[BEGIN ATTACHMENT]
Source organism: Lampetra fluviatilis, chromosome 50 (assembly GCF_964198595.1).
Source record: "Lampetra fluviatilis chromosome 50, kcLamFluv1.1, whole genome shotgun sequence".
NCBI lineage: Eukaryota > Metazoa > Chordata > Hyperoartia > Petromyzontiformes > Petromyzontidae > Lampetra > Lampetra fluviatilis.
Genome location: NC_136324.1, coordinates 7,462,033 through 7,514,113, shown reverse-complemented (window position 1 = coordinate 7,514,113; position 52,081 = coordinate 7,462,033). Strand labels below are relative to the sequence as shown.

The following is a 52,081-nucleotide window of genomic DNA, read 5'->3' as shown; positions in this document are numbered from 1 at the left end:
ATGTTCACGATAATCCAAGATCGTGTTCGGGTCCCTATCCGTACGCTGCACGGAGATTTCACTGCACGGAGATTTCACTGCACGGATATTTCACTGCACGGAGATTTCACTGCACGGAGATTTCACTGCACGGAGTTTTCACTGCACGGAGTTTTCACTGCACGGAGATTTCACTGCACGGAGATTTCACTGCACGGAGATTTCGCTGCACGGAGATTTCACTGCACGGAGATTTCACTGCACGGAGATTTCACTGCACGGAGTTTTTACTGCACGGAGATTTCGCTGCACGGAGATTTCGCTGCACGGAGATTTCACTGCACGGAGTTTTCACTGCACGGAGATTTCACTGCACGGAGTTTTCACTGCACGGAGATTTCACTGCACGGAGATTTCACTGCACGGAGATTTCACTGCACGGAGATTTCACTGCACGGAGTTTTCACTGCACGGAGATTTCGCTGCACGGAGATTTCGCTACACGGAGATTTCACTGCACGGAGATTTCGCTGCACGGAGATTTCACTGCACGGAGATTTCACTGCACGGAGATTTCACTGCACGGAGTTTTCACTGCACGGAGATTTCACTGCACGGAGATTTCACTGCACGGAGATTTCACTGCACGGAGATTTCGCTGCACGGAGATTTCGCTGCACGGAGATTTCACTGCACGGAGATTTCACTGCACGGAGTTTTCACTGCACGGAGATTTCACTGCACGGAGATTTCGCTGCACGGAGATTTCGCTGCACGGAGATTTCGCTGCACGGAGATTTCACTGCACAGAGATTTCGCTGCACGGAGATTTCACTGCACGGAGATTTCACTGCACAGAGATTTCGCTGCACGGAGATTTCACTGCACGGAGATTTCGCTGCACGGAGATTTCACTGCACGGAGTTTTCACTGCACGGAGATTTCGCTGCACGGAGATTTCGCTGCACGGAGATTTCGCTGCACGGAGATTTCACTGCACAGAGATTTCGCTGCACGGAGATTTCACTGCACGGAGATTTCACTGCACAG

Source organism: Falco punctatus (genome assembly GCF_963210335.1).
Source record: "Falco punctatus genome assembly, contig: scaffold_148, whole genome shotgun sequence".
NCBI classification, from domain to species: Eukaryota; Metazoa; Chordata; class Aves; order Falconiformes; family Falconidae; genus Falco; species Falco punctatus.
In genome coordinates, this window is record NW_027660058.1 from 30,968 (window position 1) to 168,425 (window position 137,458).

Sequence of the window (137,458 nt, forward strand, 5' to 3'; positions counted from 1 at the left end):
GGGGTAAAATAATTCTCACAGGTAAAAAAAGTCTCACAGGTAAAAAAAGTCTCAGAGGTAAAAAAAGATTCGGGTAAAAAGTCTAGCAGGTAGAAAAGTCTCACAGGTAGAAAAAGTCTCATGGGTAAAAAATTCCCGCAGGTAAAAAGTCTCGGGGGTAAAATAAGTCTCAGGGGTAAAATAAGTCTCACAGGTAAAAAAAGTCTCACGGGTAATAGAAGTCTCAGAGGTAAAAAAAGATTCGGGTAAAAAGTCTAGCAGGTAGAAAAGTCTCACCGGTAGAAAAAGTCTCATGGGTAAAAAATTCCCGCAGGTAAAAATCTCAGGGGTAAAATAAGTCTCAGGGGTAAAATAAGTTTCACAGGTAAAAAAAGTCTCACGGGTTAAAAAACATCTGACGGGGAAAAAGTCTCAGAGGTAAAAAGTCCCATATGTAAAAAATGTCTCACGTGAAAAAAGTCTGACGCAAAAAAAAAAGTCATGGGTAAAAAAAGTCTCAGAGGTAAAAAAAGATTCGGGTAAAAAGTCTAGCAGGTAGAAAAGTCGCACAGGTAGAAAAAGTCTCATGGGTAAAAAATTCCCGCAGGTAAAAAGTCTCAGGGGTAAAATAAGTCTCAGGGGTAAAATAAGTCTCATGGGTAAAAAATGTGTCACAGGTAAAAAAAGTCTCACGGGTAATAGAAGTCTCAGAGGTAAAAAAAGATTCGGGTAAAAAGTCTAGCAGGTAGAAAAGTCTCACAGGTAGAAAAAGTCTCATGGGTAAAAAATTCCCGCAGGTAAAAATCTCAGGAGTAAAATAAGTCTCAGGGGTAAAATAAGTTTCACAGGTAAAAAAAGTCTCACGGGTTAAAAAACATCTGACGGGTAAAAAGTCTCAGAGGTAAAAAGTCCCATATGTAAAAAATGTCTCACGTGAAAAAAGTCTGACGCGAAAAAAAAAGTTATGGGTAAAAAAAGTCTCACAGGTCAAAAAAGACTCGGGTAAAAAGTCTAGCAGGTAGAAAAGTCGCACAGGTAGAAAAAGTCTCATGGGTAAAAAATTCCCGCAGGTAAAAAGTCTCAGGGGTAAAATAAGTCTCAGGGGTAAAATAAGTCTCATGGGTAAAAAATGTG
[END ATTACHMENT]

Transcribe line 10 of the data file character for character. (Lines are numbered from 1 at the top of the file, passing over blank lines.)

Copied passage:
In genome coordinates, this window is record NW_027660058.1 from 30,968 (window position 1) to 168,425 (window position 137,458).